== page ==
Ancient Egypt: a history in six objects
- No prerequisites; suitable for all, including those with no prior knowledge of ancient Egypt. You will need a computer or mobile device and an internet connection suitable for the playback of videos. You may also wish to have access to a printer to print out and keep optional further reading, but all of the course can be accessed directly on a computer or mobile device.
This course provides an introduction to ancient Egyptian history, using six items from the collections of the Manchester Museum. These items have been carefully chosen to reflect the development of the Dynastic Age through their origin, manufacture, decoration, and use. Week by week we will examine a different artefact and place it in its social and historical context. This will allow us to journey from Predynastic Egypt and its first king, Narmer, to Greco-Roman Egypt and its final queen, Cleopatra VII.
Since this is an introduction to ancient Egypt, no prior knowledge of the history, geography, religion or society of ancient Egypt is needed - all that we ask is that learners are open minded, tolerant and polite at all times.
The course largely consists of video guides and discussions, accompanied by recommended reading either provided in PDF format or by way of links to curated external sites.
Who this course is for:
- All those interested in knowing more about ancient Egypt.
- 01:11What to expect from the course
- 02:42Introduction video
Joyce teaches Egyptology (the history and archaeology of ancient Egypt) to distance learning students throughout the world, from the University of Manchester, UK.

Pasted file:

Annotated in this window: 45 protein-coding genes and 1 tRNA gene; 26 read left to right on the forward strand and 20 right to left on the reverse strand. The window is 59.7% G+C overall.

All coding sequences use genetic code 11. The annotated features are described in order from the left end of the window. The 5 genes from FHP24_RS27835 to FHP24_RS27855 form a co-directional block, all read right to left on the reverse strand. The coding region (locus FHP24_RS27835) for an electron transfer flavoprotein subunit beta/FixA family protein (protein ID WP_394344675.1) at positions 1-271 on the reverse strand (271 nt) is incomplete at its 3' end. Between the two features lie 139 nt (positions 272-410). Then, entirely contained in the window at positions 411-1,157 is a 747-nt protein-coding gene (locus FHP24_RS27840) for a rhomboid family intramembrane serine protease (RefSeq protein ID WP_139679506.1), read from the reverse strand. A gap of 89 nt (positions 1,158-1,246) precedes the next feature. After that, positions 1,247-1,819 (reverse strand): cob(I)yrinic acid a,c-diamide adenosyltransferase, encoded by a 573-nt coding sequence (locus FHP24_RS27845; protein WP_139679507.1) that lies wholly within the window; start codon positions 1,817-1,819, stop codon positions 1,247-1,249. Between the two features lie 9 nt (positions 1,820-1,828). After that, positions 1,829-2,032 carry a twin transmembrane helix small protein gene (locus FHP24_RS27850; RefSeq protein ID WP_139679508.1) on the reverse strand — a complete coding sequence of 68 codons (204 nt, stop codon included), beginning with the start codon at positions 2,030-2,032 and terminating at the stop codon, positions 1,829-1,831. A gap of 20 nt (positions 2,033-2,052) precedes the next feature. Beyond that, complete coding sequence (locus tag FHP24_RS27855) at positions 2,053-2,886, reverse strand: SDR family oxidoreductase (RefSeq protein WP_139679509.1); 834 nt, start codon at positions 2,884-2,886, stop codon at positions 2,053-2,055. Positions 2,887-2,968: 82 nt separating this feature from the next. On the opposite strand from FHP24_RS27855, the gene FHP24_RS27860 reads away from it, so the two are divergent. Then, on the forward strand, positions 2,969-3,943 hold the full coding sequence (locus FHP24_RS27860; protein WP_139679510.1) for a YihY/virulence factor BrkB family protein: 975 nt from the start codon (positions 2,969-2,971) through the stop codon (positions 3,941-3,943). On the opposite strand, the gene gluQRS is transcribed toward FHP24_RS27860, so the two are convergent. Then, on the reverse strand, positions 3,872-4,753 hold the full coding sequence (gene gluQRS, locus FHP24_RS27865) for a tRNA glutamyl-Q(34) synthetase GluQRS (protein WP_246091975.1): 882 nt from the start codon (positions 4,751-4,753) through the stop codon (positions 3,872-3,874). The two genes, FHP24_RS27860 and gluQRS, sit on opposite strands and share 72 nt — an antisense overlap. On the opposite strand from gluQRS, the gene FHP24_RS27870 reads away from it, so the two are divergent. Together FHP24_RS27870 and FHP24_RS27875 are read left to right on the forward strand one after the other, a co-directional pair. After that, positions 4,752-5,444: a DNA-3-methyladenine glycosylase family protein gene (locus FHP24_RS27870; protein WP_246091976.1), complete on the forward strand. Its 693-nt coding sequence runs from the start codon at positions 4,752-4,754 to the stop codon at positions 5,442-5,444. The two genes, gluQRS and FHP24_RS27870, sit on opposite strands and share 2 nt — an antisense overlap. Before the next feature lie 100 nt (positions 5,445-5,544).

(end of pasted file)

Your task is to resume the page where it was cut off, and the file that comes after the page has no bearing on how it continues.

An author of more than twenty best-selling books for adults and children, Joyce holds a BA in the archaeology of the eastern Mediterranean from Liverpool University and a doctorate in prehistoric archaeology from Oxford University.
Campbell undertook his BA, MA and PhD in Egyptology at The University of Liverpool, where he is now an Honorary Research Fellow. He has participated in fieldwork at Zawiyet Umm el-Rakham and Saqqara, Egypt. Since 2011, he has been the Curator of Egypt and Sudan at The Manchester Museum, one of the UK’s largest Egyptology collections. His research interests include Egyptian elite culture in the First Millennium BC, and the presentation of ancient Egypt in museums.
Having taken various Egyptological courses with Birkbeck College in the mid to late 90s, Glenn studied for his BA, MA and PhD at The University of Liverpool. Glenn then taught Egyptology at Swansea University and The University of Manchester, before returning to The University of Liverpool in the Department of Archaeology, Classics, and Egyptology.